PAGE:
It can wait right up to the deadline to do so, but district finance director Lynn Lawson said that’s not the preferred option. Although, with a budget year that is forcing the district to look at some tough decisions — including the elimination of several teaching positions — it could be sometime in June before a school district budget is actually set.
Bracing for yet another cut in funding before the district approves a FY 2011 budget, Lawson and new superintendent Dr. Kristi Woodall should be able to bring a rough draft of the budget to board members by the second meeting in May at the latest but still might not be sure of what they will have to work with in the next fiscal year.
The cuts in recent years to education across the state have been due to a “perfect storm” of circumstances, according to Lawson who said a continued economic downturn which has contributed to people not being able to pay property taxes and a decrease in sales tax — the main source of funding for the state and therefore school districts that rely heavily on state funding to operate.
Union County has already made some hard decisions to cope with a budget that looks to be at fiscal year 1994-95 levels or lower in 2010-11 and currently is continuing the process to balance its budget.
No matter what the district has to do, that budget must be balanced.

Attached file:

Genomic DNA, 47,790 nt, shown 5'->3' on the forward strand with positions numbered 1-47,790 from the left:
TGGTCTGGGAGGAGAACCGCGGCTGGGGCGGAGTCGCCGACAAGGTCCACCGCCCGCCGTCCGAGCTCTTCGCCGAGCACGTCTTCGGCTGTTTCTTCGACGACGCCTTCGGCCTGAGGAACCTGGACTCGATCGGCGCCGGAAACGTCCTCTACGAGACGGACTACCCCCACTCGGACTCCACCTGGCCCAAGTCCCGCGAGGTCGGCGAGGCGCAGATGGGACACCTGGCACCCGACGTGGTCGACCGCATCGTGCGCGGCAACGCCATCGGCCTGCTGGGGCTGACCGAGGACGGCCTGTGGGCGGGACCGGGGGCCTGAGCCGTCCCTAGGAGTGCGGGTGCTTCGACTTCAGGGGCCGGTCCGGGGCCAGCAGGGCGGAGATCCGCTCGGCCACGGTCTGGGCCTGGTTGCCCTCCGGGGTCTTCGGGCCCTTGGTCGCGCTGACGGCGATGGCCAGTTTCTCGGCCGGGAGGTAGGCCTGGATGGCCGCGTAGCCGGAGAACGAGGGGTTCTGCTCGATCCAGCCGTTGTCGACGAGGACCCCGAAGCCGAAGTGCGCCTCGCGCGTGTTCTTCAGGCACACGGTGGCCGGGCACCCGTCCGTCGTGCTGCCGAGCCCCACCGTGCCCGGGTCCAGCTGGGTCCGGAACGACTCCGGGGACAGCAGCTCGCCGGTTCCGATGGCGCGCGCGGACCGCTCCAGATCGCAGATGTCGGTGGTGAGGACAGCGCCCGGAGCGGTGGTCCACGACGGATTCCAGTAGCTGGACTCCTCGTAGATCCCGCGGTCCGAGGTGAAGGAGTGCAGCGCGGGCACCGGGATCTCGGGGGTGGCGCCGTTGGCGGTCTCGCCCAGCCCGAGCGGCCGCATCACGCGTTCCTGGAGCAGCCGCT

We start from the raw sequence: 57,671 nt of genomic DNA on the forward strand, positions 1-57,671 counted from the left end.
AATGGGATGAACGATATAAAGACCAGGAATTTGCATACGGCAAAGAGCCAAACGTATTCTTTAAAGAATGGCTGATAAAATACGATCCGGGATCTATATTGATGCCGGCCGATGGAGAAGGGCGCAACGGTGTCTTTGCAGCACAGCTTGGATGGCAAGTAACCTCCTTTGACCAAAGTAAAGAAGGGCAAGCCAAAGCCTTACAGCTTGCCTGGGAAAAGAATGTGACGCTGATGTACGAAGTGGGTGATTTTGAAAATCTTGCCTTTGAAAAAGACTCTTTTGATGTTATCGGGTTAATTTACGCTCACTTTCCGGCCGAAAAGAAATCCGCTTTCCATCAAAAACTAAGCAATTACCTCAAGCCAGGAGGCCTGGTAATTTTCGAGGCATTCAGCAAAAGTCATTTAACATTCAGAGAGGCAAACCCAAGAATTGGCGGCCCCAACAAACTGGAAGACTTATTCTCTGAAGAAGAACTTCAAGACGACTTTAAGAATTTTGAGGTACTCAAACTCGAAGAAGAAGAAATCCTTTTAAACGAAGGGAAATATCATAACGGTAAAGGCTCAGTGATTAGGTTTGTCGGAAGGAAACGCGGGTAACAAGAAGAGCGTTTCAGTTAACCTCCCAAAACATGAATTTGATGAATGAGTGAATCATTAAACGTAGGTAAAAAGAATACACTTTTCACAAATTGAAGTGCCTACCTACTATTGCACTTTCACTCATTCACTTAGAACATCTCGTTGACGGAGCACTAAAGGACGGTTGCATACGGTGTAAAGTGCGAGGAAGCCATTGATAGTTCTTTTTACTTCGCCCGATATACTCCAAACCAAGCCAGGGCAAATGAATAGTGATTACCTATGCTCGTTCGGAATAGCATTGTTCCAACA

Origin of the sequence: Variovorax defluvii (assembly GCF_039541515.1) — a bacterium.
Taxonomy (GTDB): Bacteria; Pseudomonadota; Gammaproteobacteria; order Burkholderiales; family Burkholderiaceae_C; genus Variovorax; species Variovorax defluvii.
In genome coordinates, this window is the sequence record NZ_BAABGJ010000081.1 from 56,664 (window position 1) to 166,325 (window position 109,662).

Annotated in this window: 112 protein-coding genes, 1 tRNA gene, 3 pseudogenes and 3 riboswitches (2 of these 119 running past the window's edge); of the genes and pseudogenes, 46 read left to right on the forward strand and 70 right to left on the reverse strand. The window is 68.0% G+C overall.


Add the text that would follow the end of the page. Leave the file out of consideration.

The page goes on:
“We have to meet all those deadlines, but we also have to present them (the school board) with a balanced budget,” Lawson said.
Balancing the budget means looking at all of the district’s options, including the cutting of personnel.
Woodall said teacher contracts have already gone out and been signed for next school year and administrator contracts will be sent out next week. With 85 percent of the school district’s budget tied to personnel and 21 percent being cut from the state’s education funding, she said it was hard not to look at personnel this year as a place to find savings.
And those are the most difficult decisions to make.
“Personnel is something you never want to cut,” Woodall said, adding with the level of cuts forced upon the state’s school districts in the last few years, “you’re in personnel whether you want to be or not.”
“You’d love to keep everybody intact, but the numbers are what they are,” Woodall said.
The district is making all the decisions it can — as are the rest of the school districts in the state — to make sure it maintains those budget items critical to the education of the county’s children.
That is the No. 1 priority of the district.
It’s also a priority near and dear to Lawson and Woodall who both have children receiving their education from the Union County district, own homes in Union County and pay taxes here.
“We are making decisions that in some way affect all of us,” Lawson said.
“We are in the district,” Woodall said.
So the decisions the district makes has just as much impact on them as it does on the rest of the people who live, work and raise children in Union County.
And despite the budget shortfalls, Woodall said — while there might be a few less programs offered — the Union County School District is keeping the education of its future at the forefront of all decisions.
“Our first priority is to protect the classrooms,” the new superintendent said. “That’s where it happens. We will not compromise the education we provide our children in this county. We will provide a quality education.”